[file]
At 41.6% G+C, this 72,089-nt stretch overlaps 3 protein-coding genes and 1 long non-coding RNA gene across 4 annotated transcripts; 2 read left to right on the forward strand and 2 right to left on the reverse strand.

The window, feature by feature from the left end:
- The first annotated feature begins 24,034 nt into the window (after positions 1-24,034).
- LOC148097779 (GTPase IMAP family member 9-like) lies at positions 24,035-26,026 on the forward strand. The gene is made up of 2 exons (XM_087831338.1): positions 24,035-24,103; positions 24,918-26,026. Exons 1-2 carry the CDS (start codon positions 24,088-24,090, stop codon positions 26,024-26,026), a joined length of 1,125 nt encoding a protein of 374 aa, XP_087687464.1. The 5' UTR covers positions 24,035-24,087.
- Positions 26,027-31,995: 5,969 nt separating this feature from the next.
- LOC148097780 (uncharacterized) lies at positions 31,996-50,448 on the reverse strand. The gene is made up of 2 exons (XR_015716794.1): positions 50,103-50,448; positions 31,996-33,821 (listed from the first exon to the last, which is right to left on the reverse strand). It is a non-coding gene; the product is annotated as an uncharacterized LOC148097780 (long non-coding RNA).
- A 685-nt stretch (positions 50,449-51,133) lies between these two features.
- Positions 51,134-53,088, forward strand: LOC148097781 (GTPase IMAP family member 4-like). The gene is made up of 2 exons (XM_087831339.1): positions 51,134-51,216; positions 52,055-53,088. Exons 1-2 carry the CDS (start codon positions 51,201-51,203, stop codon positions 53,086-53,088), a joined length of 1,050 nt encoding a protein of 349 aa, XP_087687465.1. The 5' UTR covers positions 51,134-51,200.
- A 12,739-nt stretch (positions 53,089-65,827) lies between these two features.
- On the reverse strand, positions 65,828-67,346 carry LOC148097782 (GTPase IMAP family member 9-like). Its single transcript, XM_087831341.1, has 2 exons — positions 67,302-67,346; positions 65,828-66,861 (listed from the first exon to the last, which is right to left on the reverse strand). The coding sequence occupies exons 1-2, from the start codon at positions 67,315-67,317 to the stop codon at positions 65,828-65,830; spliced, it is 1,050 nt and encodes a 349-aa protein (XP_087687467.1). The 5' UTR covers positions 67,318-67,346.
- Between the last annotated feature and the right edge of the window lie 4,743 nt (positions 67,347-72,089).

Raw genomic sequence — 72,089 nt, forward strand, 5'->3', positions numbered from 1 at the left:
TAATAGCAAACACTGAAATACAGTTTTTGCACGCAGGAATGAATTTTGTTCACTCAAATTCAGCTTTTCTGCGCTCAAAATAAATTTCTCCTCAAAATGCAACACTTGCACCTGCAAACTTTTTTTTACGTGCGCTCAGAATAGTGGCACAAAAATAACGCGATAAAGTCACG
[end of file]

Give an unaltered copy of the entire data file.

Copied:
At 41.6% G+C, this 72,089-nt stretch overlaps 3 protein-coding genes and 1 long non-coding RNA gene across 4 annotated transcripts; 2 read left to right on the forward strand and 2 right to left on the reverse strand.

The window, feature by feature from the left end:
- The first annotated feature begins 24,034 nt into the window (after positions 1-24,034).
- LOC148097779 (GTPase IMAP family member 9-like) lies at positions 24,035-26,026 on the forward strand. The gene is made up of 2 exons (XM_087831338.1): positions 24,035-24,103; positions 24,918-26,026. Exons 1-2 carry the CDS (start codon positions 24,088-24,090, stop codon positions 26,024-26,026), a joined length of 1,125 nt encoding a protein of 374 aa, XP_087687464.1. The 5' UTR covers positions 24,035-24,087.
- Positions 26,027-31,995: 5,969 nt separating this feature from the next.
- LOC148097780 (uncharacterized) lies at positions 31,996-50,448 on the reverse strand. The gene is made up of 2 exons (XR_015716794.1): positions 50,103-50,448; positions 31,996-33,821 (listed from the first exon to the last, which is right to left on the reverse strand). It is a non-coding gene; the product is annotated as an uncharacterized LOC148097780 (long non-coding RNA).
- A 685-nt stretch (positions 50,449-51,133) lies between these two features.
- Positions 51,134-53,088, forward strand: LOC148097781 (GTPase IMAP family member 4-like). The gene is made up of 2 exons (XM_087831339.1): positions 51,134-51,216; positions 52,055-53,088. Exons 1-2 carry the CDS (start codon positions 51,201-51,203, stop codon positions 53,086-53,088), a joined length of 1,050 nt encoding a protein of 349 aa, XP_087687465.1. The 5' UTR covers positions 51,134-51,200.
- A 12,739-nt stretch (positions 53,089-65,827) lies between these two features.
- On the reverse strand, positions 65,828-67,346 carry LOC148097782 (GTPase IMAP family member 9-like). Its single transcript, XM_087831341.1, has 2 exons — positions 67,302-67,346; positions 65,828-66,861 (listed from the first exon to the last, which is right to left on the reverse strand). The coding sequence occupies exons 1-2, from the start codon at positions 67,315-67,317 to the stop codon at positions 65,828-65,830; spliced, it is 1,050 nt and encodes a 349-aa protein (XP_087687467.1). The 5' UTR covers positions 67,318-67,346.
- Between the last annotated feature and the right edge of the window lie 4,743 nt (positions 67,347-72,089).

Raw genomic sequence — 72,089 nt, forward strand, 5'->3', positions numbered from 1 at the left:
TAATAGCAAACACTGAAATACAGTTTTTGCACGCAGGAATGAATTTTGTTCACTCAAATTCAGCTTTTCTGCGCTCAAAATAAATTTCTCCTCAAAATGCAACACTTGCACCTGCAAACTTTTTTTTACGTGCGCTCAGAATAGTGGCACAAAAATAACGCGATAAAGTCACG